Body fat, Exercise and Fertility
Fertility can be negatively affected by obesity
Numerous studies have repeatedly shown that women athletes who have a low body mass index, ("BMI"), have a difficult time starting a family. We have found with our patient population that a number of female athletes have a low BMI.
Sex hormones are fat soluble and they are stored in the body's fat layers.
Women that have a low BMI produce a reduced amount of estrogen which can lead to an abnormal menstrual cycle.
Fertility can be negatively affected by obesity. In women, early onset of obesity favors the development of menstrual irregularities, chronic lack or irregular anovulation and infertility in the adult age.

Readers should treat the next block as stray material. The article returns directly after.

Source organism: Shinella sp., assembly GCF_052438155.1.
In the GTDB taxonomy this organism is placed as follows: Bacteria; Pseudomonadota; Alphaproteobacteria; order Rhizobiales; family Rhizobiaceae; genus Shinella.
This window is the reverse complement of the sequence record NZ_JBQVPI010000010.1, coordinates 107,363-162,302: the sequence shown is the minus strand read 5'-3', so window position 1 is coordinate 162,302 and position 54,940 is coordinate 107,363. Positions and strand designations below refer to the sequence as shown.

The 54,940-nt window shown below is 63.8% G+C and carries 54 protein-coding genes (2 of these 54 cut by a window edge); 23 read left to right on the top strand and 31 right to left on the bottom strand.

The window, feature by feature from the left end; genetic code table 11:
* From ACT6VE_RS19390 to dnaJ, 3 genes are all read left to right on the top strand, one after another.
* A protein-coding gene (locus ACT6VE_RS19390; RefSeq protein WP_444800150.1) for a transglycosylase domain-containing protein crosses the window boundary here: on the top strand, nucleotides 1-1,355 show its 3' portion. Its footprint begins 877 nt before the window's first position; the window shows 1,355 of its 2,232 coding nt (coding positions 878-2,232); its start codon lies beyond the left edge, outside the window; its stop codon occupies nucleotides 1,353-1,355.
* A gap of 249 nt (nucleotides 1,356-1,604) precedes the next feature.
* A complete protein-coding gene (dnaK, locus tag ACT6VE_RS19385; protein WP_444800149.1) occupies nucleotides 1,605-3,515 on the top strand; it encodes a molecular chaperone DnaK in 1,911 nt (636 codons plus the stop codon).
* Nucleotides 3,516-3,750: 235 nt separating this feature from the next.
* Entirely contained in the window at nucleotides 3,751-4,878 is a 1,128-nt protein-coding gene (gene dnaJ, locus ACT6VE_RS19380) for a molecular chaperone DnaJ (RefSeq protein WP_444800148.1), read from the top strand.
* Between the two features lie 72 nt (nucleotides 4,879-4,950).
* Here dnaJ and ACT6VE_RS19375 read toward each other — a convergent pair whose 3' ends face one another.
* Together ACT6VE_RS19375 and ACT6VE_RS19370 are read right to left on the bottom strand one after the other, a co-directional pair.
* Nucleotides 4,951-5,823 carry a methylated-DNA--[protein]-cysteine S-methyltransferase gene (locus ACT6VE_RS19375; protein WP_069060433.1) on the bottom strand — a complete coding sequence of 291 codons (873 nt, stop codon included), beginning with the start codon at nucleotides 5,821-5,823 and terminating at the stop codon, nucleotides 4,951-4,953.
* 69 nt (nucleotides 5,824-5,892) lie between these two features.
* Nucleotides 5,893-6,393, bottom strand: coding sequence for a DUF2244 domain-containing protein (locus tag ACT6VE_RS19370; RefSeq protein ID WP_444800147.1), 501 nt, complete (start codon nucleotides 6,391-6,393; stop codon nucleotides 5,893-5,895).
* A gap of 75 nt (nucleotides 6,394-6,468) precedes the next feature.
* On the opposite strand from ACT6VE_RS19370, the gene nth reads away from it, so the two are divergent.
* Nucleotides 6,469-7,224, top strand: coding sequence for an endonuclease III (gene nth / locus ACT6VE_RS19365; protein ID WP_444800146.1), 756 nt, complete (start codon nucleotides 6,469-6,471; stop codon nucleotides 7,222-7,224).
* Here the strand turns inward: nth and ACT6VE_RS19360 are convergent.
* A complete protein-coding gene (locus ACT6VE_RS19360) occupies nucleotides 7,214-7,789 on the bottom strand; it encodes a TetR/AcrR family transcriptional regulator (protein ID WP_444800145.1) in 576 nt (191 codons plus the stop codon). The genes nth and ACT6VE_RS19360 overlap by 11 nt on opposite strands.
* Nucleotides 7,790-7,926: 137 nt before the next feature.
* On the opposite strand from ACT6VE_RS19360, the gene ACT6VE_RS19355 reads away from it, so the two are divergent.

Obesity in women can also increase risk of miscarriages and impair the outcomes of assisted reproductive technologies and pregnancy, when the body mass index exceeds 30 kg/m2.
The main factors implicated in the association may be insulin excess and insulin resistance.
These adverse effects of obesity are specifically evident in polycystic ovary syndrome.
In men, obesity is associated with low testosterone levels. In massively obese individuals, reduced spermatogenesis associated with severe low testosterone may favor infertility.
Moreover, the frequency of erectile dysfunction increases with increasing body mass index. Much more attention should be paid to the impact of obesity on fertility in both women and men.
This appears to be particularly important for women before assisted reproductive technologies are used. Treatment of obesity may improve androgen imbalance and erectile dysfunction, the major causes of infertility in obese men.